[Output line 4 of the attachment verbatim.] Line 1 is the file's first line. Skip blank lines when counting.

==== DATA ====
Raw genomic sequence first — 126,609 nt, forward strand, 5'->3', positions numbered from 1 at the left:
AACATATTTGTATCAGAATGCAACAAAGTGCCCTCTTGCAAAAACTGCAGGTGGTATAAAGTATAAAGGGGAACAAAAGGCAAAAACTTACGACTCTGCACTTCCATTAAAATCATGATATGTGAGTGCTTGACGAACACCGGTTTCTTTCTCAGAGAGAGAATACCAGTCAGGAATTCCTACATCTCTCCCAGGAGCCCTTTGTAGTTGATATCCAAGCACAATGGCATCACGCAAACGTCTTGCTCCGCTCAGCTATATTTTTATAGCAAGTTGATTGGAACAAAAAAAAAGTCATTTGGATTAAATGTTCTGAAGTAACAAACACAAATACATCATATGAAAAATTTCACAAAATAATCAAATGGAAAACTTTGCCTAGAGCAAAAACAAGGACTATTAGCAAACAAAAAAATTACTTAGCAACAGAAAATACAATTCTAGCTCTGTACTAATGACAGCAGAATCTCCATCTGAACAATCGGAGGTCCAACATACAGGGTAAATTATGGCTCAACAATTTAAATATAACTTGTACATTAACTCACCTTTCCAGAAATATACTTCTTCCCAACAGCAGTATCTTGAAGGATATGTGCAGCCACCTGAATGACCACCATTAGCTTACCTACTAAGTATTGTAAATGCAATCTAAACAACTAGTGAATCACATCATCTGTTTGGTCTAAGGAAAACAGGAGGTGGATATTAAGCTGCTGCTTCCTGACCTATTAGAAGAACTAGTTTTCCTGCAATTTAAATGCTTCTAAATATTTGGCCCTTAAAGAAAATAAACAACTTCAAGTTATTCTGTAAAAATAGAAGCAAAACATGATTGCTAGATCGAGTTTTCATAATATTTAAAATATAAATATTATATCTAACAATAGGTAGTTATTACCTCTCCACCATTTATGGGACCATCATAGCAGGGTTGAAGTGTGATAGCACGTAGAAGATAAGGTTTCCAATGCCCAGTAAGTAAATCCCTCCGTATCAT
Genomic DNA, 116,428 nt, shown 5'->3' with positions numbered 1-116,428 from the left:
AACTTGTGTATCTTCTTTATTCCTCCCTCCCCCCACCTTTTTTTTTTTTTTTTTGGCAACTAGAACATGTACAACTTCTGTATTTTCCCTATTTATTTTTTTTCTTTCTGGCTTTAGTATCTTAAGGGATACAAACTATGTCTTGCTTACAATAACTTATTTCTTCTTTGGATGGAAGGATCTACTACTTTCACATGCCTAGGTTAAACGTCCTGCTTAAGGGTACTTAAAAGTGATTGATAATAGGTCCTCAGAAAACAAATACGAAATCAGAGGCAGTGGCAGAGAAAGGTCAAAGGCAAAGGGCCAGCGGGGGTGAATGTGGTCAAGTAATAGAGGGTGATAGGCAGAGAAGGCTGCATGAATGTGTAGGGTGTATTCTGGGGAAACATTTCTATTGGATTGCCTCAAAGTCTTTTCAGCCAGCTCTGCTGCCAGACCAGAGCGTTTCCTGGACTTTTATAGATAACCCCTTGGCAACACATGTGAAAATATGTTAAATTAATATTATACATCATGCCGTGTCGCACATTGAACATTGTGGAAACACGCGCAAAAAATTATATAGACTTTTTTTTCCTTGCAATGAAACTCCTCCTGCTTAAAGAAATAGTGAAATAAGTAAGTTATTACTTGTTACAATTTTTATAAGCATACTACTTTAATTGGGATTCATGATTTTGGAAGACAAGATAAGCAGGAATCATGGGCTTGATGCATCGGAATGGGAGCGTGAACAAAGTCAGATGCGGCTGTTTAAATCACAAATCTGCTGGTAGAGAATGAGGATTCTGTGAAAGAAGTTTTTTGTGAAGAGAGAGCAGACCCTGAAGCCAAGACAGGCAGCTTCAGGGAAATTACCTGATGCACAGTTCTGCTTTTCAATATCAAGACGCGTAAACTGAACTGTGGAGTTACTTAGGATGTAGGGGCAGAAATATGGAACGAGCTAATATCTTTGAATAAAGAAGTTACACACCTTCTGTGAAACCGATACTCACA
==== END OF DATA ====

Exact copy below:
AACTTGTGTATCTTCTTTATTCCTCCCTCCCCCCACCTTTTTTTTTTTTTTTTTGGCAACTAGAACATGTACAACTTCTGTATTTTCCCTATTTATTTTTTTTCTTTCTGGCTTTAGTATCTTAAGGGATACAAACTATGTCTTGCTTACAATAACTTATTTCTTCTTTGGATGGAAGGATCTACTACTTTCACATGCCTAGGTTAAACGTCCTGCTTAAGGGTACTTAAAAGTGATTGATAATAGGTCCTCAGAAAACAAATACGAAATCAGAGGCAGTGGCAGAGAAAGGTCAAAGGCAAAGGGCCAGCGGGGGTGAATGTGGTCAAGTAATAGAGGGTGATAGGCAGAGAAGGCTGCATGAATGTGTAGGGTGTATTCTGGGGAAACATTTCTATTGGATTGCCTCAAAGTCTTTTCAGCCAGCTCTGCTGCCAGACCAGAGCGTTTCCTGGACTTTTATAGATAACCCCTTGGCAACACATGTGAAAATATGTTAAATTAATATTATACATCATGCCGTGTCGCACATTGAACATTGTGGAAACACGCGCAAAAAATTATATAGACTTTTTTTTCCTTGCAATGAAACTCCTCCTGCTTAAAGAAATAGTGAAATAAGTAAGTTATTACTTGTTACAATTTTTATAAGCATACTACTTTAATTGGGATTCATGATTTTGGAAGACAAGATAAGCAGGAATCATGGGCTTGATGCATCGGAATGGGAGCGTGAACAAAGTCAGATGCGGCTGTTTAAATCACAAATCTGCTGGTAGAGAATGAGGATTCTGTGAAAGAAGTTTTTTGTGAAGAGAGAGCAGACCCTGAAGCCAAGACAGGCAGCTTCAGGGAAATTACCTGATGCACAGTTCTGCTTTTCAATATCAAGACGCGTAAACTGAACTGTGGAGTTACTTAGGATGTAGGGGCAGAAATATGGAACGAGCTAATATCTTTGAATAAAGAAGTTACACACCTTCTGTGAAACCGATACTCACA